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Dragon fruit farming


Dragon fruit farming

Category Farming

Bright pink (or yellow) with a slight resemblance to the happy union of a dinosaur and an evening dress, the dragon fruit - also called pitaya - is an exotic fruit of which production is growing in South Africa.

Although it may look at home in the neglected garden of a Karoo town old-age home, the dragon fruit cacti are native to tropical South and Central American countries but commercialised in Vietnam, the world's biggest producer. In South Africa, about 300 ha of dragon fruit farming is planted in warm areas with a rainfall of between 400mm - 1 500mm/a.

Start with adult plants that will bloom and fruit in the first year and plant in rich and well-drained soil. Protect from frost, over-watering and intense sunlight.

It grows up to 4m in a season therefore trellising systems need to be installed before planting. Choose the pole method (reinforced concrete or wood) with four plants per pole or a trellis system similar to vineyards. Planting density varies from 1 500 to 3 000 plants/ha.

Dragon fruit can bloom and fruit up to four times per year. The aromatic flowers bloom from about 18:00 to 09:00 and are pollinated by moths and bats. The flowers produce up to 100g of pollen - hugely beneficial for bees - which provide additional pollination services.

Pests and plagues include mealybugs and ants, scale insects, slugs, stem rot, fungal infections and fruit fly, for which it is a host. Monkeys and rodents enjoy ripening fruit.

In South Africa, dragon fruit is harvested in the summer months, a little more than a month after pollination. The sugar level of white-flesh varieties increases late in the growing season and must be harvested a week later than the red-fleshed varieties. Bruising easily, dragon fruit is picked by hand, then washed and graded. The leathery skin is easily peeled and the nutrient-dense fruit is eaten fresh, in salads, smoothies and used in more than 50 processed products.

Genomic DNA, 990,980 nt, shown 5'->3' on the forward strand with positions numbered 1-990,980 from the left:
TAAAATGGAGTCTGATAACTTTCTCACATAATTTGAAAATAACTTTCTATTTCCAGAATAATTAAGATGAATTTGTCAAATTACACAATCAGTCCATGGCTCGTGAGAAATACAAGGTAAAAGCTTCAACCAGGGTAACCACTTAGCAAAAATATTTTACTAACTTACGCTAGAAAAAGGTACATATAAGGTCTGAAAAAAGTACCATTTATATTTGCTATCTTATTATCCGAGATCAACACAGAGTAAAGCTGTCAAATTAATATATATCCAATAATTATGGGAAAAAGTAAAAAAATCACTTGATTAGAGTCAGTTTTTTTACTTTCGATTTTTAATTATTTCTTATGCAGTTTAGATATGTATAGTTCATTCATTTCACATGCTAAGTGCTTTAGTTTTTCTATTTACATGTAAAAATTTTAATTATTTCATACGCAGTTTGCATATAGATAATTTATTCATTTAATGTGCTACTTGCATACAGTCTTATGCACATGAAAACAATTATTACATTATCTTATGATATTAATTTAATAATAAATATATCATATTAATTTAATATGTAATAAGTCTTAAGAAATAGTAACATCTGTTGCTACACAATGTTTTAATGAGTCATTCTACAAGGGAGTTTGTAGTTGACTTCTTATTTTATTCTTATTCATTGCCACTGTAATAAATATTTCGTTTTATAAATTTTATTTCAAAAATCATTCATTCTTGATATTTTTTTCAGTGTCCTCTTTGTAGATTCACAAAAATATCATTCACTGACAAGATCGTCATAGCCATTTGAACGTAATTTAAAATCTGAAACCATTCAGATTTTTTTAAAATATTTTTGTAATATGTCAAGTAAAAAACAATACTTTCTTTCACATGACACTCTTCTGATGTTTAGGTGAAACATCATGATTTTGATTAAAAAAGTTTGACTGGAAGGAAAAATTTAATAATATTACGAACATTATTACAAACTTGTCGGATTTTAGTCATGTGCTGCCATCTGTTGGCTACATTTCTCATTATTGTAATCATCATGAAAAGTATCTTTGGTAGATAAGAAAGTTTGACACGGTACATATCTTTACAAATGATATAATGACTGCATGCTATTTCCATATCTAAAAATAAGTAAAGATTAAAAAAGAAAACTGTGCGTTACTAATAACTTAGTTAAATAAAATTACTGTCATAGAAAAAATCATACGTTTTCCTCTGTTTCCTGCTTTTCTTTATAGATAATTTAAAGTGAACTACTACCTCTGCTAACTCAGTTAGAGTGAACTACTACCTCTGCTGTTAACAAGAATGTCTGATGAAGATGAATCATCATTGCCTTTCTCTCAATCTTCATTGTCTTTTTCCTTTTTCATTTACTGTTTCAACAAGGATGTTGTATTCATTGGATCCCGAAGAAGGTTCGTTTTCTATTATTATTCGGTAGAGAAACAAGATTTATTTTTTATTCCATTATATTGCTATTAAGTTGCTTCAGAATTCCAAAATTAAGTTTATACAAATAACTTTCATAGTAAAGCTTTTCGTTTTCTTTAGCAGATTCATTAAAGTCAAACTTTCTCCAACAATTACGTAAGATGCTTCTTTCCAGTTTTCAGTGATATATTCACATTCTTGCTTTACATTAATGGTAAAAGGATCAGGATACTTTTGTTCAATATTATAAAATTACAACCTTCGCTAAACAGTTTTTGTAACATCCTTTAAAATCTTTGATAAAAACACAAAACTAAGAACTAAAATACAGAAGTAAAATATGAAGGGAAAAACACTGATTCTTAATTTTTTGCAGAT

'The yield range from 18 - 30t/ha and a single fruit can weigh between 500g and 1kg.

The price varies from R28/kg to R200/kg in local markets (January 2022). Taking into account that a plant can last up to 25 years, the long-term potential to supply the hungry local market is huge,' says Max van Heerden of Dragon Fruit South Africa (DFSA).

Dragon fruit is easy to grow but costs to establish plantings can range from R 65 000 to R 150 000 per hectare. "This depends on the area and the style of planting (density/ha). For example, farmers in the Lowveld and KwaZulu-Natal where wood is abundant may require less capital for trellising," he added.

New farmers should buy self-pollinating, mature plants free from Xanthomonas campestris at reliable nurseries or exporters.

For advice and technical information, contact Max van Heerden on 082 856 9925.

Author Marinda Louw Coetzee, Agri journalist
Published 07 Mar 2022 / Views -
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